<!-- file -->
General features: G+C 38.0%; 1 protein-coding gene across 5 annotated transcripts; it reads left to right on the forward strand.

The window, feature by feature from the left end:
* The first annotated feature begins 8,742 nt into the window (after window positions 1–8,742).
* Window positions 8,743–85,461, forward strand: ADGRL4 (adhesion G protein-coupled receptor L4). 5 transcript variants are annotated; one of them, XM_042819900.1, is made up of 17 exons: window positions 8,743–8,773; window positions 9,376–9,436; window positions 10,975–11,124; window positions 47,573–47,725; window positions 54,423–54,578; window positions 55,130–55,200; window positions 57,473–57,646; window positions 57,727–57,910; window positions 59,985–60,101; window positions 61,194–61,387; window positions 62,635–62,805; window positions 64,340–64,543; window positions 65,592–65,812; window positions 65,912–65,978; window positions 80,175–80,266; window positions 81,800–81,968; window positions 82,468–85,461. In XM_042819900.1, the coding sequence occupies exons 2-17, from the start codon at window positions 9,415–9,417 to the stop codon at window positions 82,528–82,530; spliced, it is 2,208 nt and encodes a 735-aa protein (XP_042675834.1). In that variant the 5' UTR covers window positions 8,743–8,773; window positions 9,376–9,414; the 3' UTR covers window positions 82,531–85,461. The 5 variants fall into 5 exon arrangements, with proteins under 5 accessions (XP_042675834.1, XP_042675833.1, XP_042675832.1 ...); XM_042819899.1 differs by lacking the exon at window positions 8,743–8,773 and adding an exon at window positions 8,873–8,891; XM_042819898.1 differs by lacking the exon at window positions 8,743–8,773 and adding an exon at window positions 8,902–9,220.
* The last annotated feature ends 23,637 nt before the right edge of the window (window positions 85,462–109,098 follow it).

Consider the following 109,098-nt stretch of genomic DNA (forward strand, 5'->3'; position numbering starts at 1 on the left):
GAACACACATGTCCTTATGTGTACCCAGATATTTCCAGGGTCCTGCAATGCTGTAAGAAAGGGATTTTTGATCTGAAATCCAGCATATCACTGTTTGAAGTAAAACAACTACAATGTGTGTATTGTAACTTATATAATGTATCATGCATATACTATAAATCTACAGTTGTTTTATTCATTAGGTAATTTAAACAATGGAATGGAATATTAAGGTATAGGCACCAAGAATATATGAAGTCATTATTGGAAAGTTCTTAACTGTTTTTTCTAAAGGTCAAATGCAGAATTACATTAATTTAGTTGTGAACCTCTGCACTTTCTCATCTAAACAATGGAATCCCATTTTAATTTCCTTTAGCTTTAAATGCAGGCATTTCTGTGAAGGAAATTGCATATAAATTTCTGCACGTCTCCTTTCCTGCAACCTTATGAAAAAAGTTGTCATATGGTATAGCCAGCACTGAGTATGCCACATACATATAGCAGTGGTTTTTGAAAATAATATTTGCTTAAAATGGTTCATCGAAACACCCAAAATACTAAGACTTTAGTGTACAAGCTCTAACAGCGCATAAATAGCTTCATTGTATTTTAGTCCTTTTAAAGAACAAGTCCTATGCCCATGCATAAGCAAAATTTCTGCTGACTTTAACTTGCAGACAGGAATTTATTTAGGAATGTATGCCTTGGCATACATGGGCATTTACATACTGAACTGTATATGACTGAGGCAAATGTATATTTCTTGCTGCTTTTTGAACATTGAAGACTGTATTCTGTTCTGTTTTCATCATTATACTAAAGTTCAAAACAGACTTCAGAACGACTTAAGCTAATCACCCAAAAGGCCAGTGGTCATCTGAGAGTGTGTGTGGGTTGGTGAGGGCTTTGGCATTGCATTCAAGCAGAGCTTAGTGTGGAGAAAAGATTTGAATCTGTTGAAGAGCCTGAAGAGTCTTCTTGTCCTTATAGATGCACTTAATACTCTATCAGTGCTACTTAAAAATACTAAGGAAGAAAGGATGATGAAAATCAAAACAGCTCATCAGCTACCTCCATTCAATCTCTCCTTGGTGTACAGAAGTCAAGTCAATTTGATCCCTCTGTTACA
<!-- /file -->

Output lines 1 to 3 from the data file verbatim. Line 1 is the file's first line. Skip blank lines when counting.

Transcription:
General features: G+C 38.0%; 1 protein-coding gene across 5 annotated transcripts; it reads left to right on the forward strand.

The window, feature by feature from the left end:
* The first annotated feature begins 8,742 nt into the window (after window positions 1–8,742).